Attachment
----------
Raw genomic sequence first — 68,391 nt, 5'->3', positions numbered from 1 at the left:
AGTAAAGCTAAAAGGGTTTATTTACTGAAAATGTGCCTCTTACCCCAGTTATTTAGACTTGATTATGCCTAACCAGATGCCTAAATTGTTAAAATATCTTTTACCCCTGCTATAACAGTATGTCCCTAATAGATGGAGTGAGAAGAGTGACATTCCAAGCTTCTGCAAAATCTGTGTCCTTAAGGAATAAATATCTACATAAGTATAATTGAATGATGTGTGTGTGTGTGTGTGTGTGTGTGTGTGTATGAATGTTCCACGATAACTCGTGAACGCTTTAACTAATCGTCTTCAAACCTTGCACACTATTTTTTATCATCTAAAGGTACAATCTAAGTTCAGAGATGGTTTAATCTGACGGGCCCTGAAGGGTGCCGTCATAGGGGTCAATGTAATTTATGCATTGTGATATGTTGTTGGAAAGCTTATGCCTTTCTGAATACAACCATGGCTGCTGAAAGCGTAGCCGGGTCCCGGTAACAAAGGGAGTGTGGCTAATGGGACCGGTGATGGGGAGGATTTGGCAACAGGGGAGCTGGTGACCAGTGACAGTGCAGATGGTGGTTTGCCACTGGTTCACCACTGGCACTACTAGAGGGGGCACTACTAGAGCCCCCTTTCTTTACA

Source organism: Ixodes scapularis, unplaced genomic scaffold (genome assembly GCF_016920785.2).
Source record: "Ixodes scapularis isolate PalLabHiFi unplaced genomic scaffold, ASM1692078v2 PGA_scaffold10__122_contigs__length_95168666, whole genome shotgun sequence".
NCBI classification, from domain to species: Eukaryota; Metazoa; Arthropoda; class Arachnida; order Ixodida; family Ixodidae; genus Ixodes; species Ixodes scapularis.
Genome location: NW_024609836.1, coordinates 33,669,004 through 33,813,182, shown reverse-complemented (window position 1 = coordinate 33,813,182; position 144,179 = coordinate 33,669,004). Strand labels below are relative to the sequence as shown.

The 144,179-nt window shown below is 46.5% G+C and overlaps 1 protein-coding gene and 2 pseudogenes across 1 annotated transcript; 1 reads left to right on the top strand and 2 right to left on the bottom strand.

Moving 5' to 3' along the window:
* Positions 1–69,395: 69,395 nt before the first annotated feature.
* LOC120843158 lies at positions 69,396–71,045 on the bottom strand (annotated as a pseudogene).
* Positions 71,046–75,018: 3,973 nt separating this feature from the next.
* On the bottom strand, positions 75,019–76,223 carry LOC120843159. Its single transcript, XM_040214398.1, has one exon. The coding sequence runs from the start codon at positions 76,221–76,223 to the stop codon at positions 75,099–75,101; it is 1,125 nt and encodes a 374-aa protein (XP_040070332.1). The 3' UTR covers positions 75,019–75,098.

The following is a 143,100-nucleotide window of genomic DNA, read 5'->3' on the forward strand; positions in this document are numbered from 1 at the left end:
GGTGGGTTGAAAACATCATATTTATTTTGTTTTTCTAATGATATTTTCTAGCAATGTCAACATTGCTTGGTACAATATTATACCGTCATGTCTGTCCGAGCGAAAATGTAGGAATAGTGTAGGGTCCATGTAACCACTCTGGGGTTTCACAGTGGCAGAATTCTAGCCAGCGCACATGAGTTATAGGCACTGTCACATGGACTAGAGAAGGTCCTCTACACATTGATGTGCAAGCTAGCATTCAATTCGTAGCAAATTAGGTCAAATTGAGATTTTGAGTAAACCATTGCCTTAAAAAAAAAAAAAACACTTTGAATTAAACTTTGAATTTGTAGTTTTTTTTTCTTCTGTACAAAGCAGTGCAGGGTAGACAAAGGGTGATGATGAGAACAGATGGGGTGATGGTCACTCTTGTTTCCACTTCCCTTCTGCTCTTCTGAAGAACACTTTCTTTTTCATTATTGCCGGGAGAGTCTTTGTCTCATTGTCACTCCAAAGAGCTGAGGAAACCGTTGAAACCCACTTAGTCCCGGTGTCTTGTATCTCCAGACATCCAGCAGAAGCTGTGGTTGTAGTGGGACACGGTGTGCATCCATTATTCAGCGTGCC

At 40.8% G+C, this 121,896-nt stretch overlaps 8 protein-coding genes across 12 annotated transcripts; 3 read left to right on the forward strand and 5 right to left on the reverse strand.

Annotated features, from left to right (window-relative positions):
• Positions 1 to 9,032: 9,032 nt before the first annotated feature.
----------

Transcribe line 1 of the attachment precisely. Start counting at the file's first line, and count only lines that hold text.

Raw genomic sequence first — 68,391 nt, 5'->3', positions numbered from 1 at the left: